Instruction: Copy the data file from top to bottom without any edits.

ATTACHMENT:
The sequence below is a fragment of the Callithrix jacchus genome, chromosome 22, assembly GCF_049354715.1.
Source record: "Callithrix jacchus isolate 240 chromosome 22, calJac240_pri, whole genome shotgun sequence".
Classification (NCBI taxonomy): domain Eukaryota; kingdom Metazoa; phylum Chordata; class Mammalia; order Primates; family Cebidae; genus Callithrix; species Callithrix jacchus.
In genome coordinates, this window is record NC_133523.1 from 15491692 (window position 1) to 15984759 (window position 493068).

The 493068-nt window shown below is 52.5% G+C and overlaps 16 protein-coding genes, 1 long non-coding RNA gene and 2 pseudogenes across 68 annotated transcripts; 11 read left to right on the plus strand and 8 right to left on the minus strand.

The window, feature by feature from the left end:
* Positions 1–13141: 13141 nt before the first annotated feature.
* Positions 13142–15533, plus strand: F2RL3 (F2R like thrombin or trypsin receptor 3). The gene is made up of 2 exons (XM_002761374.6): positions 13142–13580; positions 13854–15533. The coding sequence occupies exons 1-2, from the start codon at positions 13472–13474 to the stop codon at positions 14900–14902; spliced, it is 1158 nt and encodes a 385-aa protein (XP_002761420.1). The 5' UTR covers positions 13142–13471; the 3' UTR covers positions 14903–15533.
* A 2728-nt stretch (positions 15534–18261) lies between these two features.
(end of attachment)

The sequence below is a fragment of the Callithrix jacchus genome, chromosome 22, assembly GCF_049354715.1.
Source record: "Callithrix jacchus isolate 240 chromosome 22, calJac240_pri, whole genome shotgun sequence".
Classification (NCBI taxonomy): domain Eukaryota; kingdom Metazoa; phylum Chordata; class Mammalia; order Primates; family Cebidae; genus Callithrix; species Callithrix jacchus.
In genome coordinates, this window is record NC_133523.1 from 15491692 (window position 1) to 15984759 (window position 493068).

The 493068-nt window shown below is 52.5% G+C and overlaps 16 protein-coding genes, 1 long non-coding RNA gene and 2 pseudogenes across 68 annotated transcripts; 11 read left to right on the plus strand and 8 right to left on the minus strand.

The window, feature by feature from the left end:
* Positions 1–13141: 13141 nt before the first annotated feature.
* Positions 13142–15533, plus strand: F2RL3 (F2R like thrombin or trypsin receptor 3). The gene is made up of 2 exons (XM_002761374.6): positions 13142–13580; positions 13854–15533. The coding sequence occupies exons 1-2, from the start codon at positions 13472–13474 to the stop codon at positions 14900–14902; spliced, it is 1158 nt and encodes a 385-aa protein (XP_002761420.1). The 5' UTR covers positions 13142–13471; the 3' UTR covers positions 14903–15533.
* A 2728-nt stretch (positions 15534–18261) lies between these two features.